Self-exploration is rarely a serene experience, but on Moon Diagrams’ debut LP, Moses Archuleta uses the dissolution of a relationship as an opportunity for contemplation. Lifetime of Love is a reflective journey loosely focused into a thoughtful collage through which Archuleta analyzes the past, present, and future. Looking back and confronting the past is a recurring theme throughout the album, partially because it was written over nearly a decade, and partially because as Archuleta was composing and compiling the record he was dealing with a divorce and the hauntings of family estrangement.
As a founding member of Deerhunter, Archuleta was always more interested in contributing to the band than in solo experimentation, but by 2017 he had simply built up a collection of tracks which needed an outlet. Despite finding himself in an emotional vacuum, the stars aligned for the release of an LP via Geographic North, and Archuleta decided it might be cathartic for songs that had only existed in his head to find their way to an external audience.
Beneath the luxurious textures and cosmic rhythms, the record is intimate, yet approachable. It’s this gutsy confrontation with desire and longing which counters the mellow, sometimes repetitive sounds that provide Lifetime of Love with a crucial immediacy.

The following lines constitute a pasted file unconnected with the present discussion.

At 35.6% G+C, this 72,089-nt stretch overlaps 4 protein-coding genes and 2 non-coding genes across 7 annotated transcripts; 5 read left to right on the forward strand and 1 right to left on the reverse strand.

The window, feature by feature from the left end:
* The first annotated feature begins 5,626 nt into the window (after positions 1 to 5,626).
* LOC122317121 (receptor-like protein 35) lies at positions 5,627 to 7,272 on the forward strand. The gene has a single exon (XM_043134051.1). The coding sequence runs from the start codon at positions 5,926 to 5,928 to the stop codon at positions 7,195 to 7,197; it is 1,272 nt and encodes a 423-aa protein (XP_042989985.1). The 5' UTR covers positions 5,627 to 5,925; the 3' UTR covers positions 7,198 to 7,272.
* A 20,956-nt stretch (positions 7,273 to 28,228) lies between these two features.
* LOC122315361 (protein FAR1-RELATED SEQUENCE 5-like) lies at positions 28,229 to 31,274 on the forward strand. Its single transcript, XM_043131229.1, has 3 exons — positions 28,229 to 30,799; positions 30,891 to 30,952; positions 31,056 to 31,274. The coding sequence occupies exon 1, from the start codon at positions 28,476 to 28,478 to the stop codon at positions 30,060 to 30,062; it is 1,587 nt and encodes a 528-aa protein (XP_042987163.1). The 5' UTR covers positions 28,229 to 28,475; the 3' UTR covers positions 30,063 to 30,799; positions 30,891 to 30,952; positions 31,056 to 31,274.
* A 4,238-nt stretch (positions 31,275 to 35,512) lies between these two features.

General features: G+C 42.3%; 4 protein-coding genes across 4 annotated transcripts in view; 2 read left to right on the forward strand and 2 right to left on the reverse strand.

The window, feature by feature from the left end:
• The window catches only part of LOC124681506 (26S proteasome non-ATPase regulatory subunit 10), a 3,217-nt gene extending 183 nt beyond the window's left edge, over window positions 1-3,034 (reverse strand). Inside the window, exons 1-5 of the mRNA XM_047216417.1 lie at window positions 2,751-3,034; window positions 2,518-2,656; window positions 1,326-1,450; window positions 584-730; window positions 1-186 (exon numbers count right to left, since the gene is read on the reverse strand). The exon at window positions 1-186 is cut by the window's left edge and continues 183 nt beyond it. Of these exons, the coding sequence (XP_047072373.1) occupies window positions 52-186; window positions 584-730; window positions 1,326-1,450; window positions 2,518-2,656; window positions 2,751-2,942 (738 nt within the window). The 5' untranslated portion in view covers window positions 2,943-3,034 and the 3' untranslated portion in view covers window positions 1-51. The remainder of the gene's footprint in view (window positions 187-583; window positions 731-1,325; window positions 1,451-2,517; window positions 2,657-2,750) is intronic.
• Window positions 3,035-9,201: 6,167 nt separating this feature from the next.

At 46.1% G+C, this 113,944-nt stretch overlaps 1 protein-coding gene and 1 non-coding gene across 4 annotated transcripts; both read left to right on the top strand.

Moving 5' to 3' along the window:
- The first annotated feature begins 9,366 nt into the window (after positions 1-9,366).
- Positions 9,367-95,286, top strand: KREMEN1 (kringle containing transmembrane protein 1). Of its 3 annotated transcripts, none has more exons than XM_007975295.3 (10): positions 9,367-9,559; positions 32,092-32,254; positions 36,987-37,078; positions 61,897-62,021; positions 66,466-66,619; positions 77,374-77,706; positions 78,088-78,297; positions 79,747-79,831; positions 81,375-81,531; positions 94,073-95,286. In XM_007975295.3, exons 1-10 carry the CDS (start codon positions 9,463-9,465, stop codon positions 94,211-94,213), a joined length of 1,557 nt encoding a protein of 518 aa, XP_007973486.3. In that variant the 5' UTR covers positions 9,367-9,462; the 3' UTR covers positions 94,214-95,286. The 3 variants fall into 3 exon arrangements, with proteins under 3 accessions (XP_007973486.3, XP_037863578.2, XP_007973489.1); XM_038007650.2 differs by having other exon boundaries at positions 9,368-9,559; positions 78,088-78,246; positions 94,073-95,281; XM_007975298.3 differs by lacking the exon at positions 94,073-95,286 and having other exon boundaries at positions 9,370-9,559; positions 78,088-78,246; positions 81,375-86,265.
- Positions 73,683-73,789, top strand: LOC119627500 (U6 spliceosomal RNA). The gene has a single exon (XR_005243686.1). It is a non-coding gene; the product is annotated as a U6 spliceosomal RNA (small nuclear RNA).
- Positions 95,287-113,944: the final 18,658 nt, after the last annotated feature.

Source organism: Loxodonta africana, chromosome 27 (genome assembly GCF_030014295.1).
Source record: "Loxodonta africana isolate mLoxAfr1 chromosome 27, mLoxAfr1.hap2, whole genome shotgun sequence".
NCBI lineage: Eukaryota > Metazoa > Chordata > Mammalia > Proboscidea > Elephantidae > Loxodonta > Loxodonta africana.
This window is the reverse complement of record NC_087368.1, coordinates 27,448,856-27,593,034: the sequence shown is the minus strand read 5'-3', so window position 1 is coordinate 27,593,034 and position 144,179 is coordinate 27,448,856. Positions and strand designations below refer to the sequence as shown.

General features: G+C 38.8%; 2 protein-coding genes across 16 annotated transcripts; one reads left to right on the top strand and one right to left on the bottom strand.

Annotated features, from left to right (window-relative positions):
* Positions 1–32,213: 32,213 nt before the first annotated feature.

That’s not to say that the album isn’t energetic. It’s clear that Archuleta was anxious to explore every possible angle of electronica throughout the LP, challenging himself and the listener and never staying in the same lane for long. He transitions from the ghostly, atmospheric beats of “Night Moves” to ambient introspection on “Blue Ring” while retaining the pensive mood which gives the album so much weight. Though delicate electronica gives most of the record its shape, the strongest moment occurs on the final song, when Archuleta trades hushed tones for a vibrant foray into pop. “End of Heartache” stands out from the rest of Lifetime of Love as a foil to minimalism in the form of a climactic dance hall daze. Of course, the end of the track fades into the same introspective space the rest of the album inhabits, yet without irony or defeat.
In the past, Archuleta has claimed to feel more comfortable in the collaborative space of a band rather than the seclusion of a solo project, but Lifetime of Love is the exception to the rule. These tracks never could have existed in any other place simply because they are bound to Archuleta’s experiences as much as his ideas. Leaving the past behind is never easy, and often the act of doing so manifests as a panic-inducing grasping at empty space. But even if the searching is fraught with dead ends, Lifetime of Love proves there can be contentment in confusion. As a result, this record is strangely hopeful even at its most disaffected.
Moon Diagrams will celebrate the release of Lifetime of Love tonight at Space 2 alongside Atlas Sound. Doors open at 9 p.m. Admission is $15. 21+ to enter.